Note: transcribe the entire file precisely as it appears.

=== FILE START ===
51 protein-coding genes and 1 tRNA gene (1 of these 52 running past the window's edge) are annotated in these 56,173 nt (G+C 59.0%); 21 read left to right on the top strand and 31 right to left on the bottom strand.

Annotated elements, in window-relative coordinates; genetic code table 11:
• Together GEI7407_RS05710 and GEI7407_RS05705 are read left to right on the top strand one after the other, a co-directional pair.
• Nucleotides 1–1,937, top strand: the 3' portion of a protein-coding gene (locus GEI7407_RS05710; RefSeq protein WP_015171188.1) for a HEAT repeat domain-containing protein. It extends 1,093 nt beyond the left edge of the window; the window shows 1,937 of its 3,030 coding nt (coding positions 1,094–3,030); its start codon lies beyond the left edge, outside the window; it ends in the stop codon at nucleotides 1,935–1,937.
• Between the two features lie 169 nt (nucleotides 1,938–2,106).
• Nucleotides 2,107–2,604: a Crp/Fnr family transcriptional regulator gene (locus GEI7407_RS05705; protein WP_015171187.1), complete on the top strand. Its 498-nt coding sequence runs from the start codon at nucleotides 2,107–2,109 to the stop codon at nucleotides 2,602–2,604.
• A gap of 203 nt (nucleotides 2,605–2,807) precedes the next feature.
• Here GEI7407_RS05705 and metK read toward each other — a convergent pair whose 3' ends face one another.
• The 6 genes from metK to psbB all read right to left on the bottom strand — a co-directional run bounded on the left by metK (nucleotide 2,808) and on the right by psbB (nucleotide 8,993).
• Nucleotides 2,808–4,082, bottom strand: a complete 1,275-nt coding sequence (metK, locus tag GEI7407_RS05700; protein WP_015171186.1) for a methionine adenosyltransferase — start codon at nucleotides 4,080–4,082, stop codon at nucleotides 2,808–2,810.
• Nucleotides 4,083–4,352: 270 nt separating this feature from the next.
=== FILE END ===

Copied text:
51 protein-coding genes and 1 tRNA gene (1 of these 52 running past the window's edge) are annotated in these 56,173 nt (G+C 59.0%); 21 read left to right on the top strand and 31 right to left on the bottom strand.

Annotated elements, in window-relative coordinates; genetic code table 11:
• Together GEI7407_RS05710 and GEI7407_RS05705 are read left to right on the top strand one after the other, a co-directional pair.
• Nucleotides 1–1,937, top strand: the 3' portion of a protein-coding gene (locus GEI7407_RS05710; RefSeq protein WP_015171188.1) for a HEAT repeat domain-containing protein. It extends 1,093 nt beyond the left edge of the window; the window shows 1,937 of its 3,030 coding nt (coding positions 1,094–3,030); its start codon lies beyond the left edge, outside the window; it ends in the stop codon at nucleotides 1,935–1,937.
• Between the two features lie 169 nt (nucleotides 1,938–2,106).
• Nucleotides 2,107–2,604: a Crp/Fnr family transcriptional regulator gene (locus GEI7407_RS05705; protein WP_015171187.1), complete on the top strand. Its 498-nt coding sequence runs from the start codon at nucleotides 2,107–2,109 to the stop codon at nucleotides 2,602–2,604.
• A gap of 203 nt (nucleotides 2,605–2,807) precedes the next feature.
• Here GEI7407_RS05705 and metK read toward each other — a convergent pair whose 3' ends face one another.
• The 6 genes from metK to psbB all read right to left on the bottom strand — a co-directional run bounded on the left by metK (nucleotide 2,808) and on the right by psbB (nucleotide 8,993).
• Nucleotides 2,808–4,082, bottom strand: a complete 1,275-nt coding sequence (metK, locus tag GEI7407_RS05700; protein WP_015171186.1) for a methionine adenosyltransferase — start codon at nucleotides 4,080–4,082, stop codon at nucleotides 2,808–2,810.
• Nucleotides 4,083–4,352: 270 nt separating this feature from the next.